Jun. 1st, 2009

Chair meta

Jun. 1st, 2009 10:28 am
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Sometimes my brain picks up and fixates on the most random things. I don’t know why but I was thinking of the scene in the new Star Trek near the end of the movie, where Kirk and Spock board Spock Prime’s ships and Spock decides to pilot it. When Spock sits in the chair it begins to move on its own, and Spock says, “Fascinating.”

So here’s the things, we have the technology to mechanize a seat and make it move on its own. In fact some luxury cars allow you to program settings for the seat, mirrors, etc into your key, so that with a married couple everything adjusts to whoever is driving.

My point is, if we have this technology, so does the 23rd century. So why is Spock fascinated by the chair being abel to move? Now it’s true that the chairs on the Enterprise turn like most of our chairs do, in other words you use your feet to poistion it how you want, so maybe Spock is thinking what I’m thinking. “What the hell has changed in a hundred years that requires people to have chairs that turn on their own. I mean really dude, how lazy are you. Hell I could turn this chair faster on my own that it’s turning right now. And really I’m in a hurry here. The Earth’s about to be blown up. Can we hurry up with the chair turning?”

Okay so probably Spock doesn’t use the word dude, but you get my point. Spock Prime may be old, but he doesn’t seem so weak that he can’t turn his own chair. So what’s the deal? What’s the major societal change that happens in the hundred plus years between the movie and Spock Prime altering the time line that requires mechanical chairs?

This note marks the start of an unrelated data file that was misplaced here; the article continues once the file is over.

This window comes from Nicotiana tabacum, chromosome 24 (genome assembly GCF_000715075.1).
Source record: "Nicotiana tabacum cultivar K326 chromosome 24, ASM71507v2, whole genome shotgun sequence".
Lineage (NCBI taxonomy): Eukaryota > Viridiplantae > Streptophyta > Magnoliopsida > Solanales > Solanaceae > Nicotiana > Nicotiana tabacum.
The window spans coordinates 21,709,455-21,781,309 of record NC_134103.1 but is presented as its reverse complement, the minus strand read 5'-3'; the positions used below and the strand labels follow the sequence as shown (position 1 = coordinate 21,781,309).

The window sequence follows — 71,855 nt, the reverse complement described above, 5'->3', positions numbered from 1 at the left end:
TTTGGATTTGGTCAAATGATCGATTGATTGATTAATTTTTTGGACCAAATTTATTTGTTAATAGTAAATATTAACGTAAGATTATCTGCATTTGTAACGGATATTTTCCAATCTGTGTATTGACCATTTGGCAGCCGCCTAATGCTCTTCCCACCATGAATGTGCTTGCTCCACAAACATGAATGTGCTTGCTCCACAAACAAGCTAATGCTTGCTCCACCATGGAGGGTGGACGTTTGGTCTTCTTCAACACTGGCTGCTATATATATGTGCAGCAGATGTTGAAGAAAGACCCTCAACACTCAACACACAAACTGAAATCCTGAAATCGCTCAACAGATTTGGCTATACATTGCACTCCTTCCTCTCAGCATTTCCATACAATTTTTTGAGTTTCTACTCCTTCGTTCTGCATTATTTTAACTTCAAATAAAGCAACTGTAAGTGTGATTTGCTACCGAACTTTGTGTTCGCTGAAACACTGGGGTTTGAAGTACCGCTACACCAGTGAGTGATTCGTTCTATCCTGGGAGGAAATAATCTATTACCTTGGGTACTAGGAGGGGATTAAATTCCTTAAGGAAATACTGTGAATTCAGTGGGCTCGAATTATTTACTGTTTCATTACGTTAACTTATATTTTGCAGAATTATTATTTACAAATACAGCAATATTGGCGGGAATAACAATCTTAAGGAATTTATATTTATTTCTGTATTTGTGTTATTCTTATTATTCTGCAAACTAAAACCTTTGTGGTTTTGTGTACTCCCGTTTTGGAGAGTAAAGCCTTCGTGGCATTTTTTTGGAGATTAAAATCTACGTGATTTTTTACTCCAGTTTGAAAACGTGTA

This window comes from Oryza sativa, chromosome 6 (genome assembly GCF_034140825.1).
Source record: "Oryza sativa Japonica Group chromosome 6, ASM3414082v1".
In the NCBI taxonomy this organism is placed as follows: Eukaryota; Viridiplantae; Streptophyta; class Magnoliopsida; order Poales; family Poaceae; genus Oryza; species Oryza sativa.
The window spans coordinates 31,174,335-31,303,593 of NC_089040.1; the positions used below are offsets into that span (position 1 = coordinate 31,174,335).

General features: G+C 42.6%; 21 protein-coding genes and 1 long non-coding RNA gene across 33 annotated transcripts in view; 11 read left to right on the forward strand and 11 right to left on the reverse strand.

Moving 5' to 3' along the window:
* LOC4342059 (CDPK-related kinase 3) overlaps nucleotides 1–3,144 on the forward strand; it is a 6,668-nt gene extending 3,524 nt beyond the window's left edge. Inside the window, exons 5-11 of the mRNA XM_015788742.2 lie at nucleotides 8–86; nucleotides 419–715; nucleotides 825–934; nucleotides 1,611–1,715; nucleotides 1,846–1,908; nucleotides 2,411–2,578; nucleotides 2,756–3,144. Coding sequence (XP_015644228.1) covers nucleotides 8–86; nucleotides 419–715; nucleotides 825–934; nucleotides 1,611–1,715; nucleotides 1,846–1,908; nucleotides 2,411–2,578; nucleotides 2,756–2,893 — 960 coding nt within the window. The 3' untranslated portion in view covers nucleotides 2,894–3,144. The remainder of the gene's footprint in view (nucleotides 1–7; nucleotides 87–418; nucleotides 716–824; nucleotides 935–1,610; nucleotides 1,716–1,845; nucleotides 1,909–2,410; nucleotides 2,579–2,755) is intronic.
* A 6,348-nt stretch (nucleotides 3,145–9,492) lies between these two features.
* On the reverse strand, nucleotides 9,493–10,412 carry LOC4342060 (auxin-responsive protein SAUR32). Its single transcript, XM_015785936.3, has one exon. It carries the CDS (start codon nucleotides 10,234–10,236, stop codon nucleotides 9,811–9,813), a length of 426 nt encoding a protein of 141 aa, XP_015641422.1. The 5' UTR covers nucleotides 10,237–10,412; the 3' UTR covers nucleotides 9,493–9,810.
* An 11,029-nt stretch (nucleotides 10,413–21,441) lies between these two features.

icemink: (Spock)
Title:Someday, and the Rest of Your Life
Paring: Spock/Uhura
Summary: When the Enterprise receives a distress call from a Vulcan rescue vessel, Spock finds himself confronted by his past, and he must choose whether to uphold Vulcan traditions or find his own way.
Rating: NC-17
A/N: First of all, the story does in fact earn an NC-17 rating in this chapter. Secondly, I’ve been doing some research for a different story on what Uhura’s cultural background may be. However I figured why not use some of my research for this story too. Anyway, for my own purposes I’ve decided that her father was Meru, and her mother Maasai. I only mention it because the Maasai, who I mention in this chapter, aren’t Bantu. If your curious about the sort of music I’m referencing you can find it here.

Previous chapters can be found here.

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